Sunday, February 20, 2011

Women Who Rock

I had the opportunity to attend the Women Who Rock conference this weekend in Seattle, hosted by both the University of Washington and Seattle University. My old friend, Quetzal Flores invited me to be part of a panel who would attend the workshops and then lead a discussion in a general session. Although I had never done anything like this before, I was excited to be included and I looked forward to being in the company of so many dynamic women. I met archivists, writers, artists, musicians, dancers, scholars, community activists, students and filmmakers, all interested in voicing and listening to what women and especially women of color, had to say about a wide variety of topics. These topics ranged from how to build community through music to ways in which we can assert our reproductive rights, concerns about stereotypes, how to empower young girls, gender and transgender inequality, gaining and disseminating historical perspective.

From keynote speaker to closing, the participants were embraced by a palpable feminist energy that felt assertive, determined and mature. Ideas were like ripe fruit harvested from the trees that our sisters before us had planted many years ago. I had the feeling that the seeds had been lying dormant, but on fertile ground. The soil had thawed. We had endured the cold negation of the term "feminist" over the years and now here it was again, bearing fruit to nourish our souls.

For me, the conference was exciting, emotional and above all, inspiring. It reminded me of all the work that is yet to be done and it made me feel that I, along with the other people in the room, had the power to do that work.

Tuesday, February 8, 2011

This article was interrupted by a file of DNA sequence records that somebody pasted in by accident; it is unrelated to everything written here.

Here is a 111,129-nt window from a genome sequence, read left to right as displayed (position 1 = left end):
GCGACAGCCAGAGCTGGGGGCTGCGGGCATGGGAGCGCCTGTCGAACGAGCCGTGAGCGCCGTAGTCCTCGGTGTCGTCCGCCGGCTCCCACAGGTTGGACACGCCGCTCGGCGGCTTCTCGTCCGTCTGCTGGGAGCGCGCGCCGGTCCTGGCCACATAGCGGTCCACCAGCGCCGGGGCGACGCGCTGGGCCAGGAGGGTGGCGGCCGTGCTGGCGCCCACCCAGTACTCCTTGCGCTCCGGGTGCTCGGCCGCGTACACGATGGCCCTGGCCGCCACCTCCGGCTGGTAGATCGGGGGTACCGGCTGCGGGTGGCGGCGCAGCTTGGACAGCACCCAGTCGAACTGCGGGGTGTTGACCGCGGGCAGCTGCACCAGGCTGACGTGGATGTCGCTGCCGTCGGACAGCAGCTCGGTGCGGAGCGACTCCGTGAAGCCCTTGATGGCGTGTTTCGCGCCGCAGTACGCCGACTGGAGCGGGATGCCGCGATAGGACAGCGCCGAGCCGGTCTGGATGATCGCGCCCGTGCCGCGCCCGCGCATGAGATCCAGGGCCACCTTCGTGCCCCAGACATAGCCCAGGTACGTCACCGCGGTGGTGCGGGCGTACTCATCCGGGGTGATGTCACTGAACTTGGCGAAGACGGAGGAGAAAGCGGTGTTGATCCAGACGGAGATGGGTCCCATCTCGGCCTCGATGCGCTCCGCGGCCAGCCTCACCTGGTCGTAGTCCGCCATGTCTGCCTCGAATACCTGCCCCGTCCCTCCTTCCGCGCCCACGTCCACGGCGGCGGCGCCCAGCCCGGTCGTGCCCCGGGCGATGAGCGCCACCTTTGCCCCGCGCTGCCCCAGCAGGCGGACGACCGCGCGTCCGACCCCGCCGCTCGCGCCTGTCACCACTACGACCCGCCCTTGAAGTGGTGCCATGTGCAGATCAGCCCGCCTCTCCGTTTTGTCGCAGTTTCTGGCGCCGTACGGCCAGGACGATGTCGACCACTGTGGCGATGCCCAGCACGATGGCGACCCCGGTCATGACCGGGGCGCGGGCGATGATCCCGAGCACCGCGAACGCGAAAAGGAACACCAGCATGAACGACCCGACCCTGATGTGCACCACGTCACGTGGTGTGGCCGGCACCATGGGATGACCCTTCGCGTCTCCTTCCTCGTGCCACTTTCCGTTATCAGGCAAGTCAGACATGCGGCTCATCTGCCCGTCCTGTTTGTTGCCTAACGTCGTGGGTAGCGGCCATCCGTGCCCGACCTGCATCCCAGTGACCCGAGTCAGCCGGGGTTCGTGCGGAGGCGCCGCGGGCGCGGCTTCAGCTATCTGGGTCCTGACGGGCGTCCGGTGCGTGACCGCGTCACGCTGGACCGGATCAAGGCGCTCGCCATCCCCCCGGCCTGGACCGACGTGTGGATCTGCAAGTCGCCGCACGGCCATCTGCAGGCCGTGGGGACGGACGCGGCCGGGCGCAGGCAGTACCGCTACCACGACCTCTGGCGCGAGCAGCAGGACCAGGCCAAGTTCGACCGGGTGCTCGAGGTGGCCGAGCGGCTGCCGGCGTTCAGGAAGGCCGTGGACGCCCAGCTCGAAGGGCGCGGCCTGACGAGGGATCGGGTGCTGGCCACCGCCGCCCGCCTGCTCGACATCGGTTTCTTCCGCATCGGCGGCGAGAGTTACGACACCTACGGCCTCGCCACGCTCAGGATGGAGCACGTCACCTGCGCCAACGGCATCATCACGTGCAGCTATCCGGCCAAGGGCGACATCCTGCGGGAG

A Valentine to My Fave Bad-Ass Girls - Starbuck

The next stem in my Valentine's bouquet of bad-ass women is dedicated to a character so fucking tough that not even death could beat her. Yes, I'm talking about the intensely physical, dangerous, but still sexy Viper pilot Kara Thrace, aka Starbuck (played by Katee Sackhoff) from the Syfy series Battlestar Galactica (a show which had several amazing roles for women, I might add.)

In the original 1970's Battlestar Galactica television show, the rough and ready Starfighter pilot role of Starbuck was played by a male actor. The Syfy show producers took a chance and re-wrote the character for a female lead and in so doing, they created a bad-ass icon for the next millenium.

Check out Starbuck frakkin' shit up in this video compilation with music by Peaches.

Sunday, February 6, 2011

A Valentine to My Favorite Bad-Ass Girls

The recent passing of Tura Satana got me thinking about my celluloid heroines, those bad-ass women who take no prisoners. A woman with a good left hook will always find a place in my heart.

Too often, we allow ourselves to believe that the world is a civilized place. It is not. I have always been inspired by heroines who defy the stereotype of frail femininity. At a subconscious level, they tell us that it is OK to hit back, to defend ourselves.

There is an ancient proverb that says “every rose has its thorns.” Generally, this is interpreted to mean that even things (or people) which appear to be perfect also have flaws, only I don’t agree that the thorn is a flaw. The thorn performs the vital function of protecting the rose. We women need to find our thorns.

When my stepdaughters were little, we showed them the martial arts film The Heroic Trio starring three kick-ass women. When my daughter was 12, we watched Tura Satana in Faster Pussycat Kill, Kill. When my elderly aunt came to visit me from Mexico, we watched The Long Kiss Goodnight with Geena Davis in the role of a lethal assassin named Charlie Baltimore. These experiences are memorable for me because I had the feeling that we had shared in an unspoken conspiracy sparked by the guilty pleasure of watching the girl beat the guys, for once. The women in those movies are bad-ass, physically strong and unapologetically aggressive. They are roses who have found their thorns.

This month, I’d like to share my unabashed love for these heroines, fictional and real. Here’s the first stem in a Valentine's bouquet of my favorite roses.

Rest in peace, Tura Satana.

Saturday, February 5, 2011

R.I.P. Tura Satana

I wanted to acknowledge the passing of the legendary Tura Satana with a blog posting. There is nothing I can add to her own story as told by Eric Kohn on his blog, Screen Rush, which I am reposting here.